In the past month, as the coronavirus moved from an outbreak mainly limited to China to a worldwide pandemic, the percentage of Americans worried about being exposed to the virus has surged, while their confidence in the government to handle an outbreak has declined sharply. And the percentage expecting significant harm to the world economy has more than doubled.
Six in 10 Americans are now "very" (26%) or "somewhat worried" (34%) that they or someone in their family will be exposed to the virus, up from 36% very or somewhat worried in the initial Feb. 3-16 poll. Increased worry is apparent among all major subgroups -- though much more so among Democrats and less so among Republicans.
Among subgroups, political party identification reflects the starkest differences in levels of worry about coronavirus exposure. Democrats (73%) are the most worried of any group, and their level of worry has increased the most out of any group. Meanwhile, less than half of Republicans (42%) report having this level of concern -- the lowest of any group Gallup measured. Republicans' worries have increased by the smallest amount between the two polls. The two groups were about equally likely to be worried in February.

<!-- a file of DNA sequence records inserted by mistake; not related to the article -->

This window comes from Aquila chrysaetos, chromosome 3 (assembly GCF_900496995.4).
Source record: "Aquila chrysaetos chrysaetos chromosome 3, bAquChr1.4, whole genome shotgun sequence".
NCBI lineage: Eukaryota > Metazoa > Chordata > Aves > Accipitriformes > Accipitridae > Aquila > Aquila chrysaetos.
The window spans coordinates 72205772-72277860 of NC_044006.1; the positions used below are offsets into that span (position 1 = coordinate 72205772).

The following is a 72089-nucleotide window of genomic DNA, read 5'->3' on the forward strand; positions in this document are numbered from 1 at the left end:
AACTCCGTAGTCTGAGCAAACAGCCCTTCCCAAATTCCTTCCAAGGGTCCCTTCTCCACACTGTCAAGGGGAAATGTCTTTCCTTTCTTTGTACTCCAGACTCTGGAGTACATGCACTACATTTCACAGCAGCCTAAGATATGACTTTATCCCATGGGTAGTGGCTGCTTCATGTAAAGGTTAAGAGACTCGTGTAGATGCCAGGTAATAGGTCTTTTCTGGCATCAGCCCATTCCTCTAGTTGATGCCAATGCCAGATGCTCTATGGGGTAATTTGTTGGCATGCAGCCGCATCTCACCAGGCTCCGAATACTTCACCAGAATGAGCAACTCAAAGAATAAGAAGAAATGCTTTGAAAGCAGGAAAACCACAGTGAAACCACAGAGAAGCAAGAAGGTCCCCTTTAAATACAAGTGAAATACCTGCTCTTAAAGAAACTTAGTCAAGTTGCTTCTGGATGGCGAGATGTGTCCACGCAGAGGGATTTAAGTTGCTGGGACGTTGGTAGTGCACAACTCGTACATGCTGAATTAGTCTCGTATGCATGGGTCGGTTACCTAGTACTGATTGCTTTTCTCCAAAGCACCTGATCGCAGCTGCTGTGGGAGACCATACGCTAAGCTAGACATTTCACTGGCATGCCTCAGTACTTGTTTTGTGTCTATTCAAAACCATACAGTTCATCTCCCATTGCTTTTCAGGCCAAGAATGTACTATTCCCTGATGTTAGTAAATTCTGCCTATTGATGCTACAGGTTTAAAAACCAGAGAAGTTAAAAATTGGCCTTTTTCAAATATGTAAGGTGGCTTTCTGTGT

Last month, more than three in four Americans expressed confidence in the government to handle an outbreak of coronavirus, reflecting a higher level of confidence than Gallup has found for the government's ability to handle previous health scares.
But this level of confidence in the government's ability has dropped substantially, to the current level of 61% of Americans saying they are "very" (24%) or "somewhat confident" (37%). The overall drop reflects large decreases in confidence among independents and particularly Democrats. Now, less than half of Democrats express confidence in the government's ability to handle an outbreak.
Meanwhile, Republicans' confidence in the government's ability remains as high as it was in February, with nearly nine in 10 saying they are very or somewhat confident.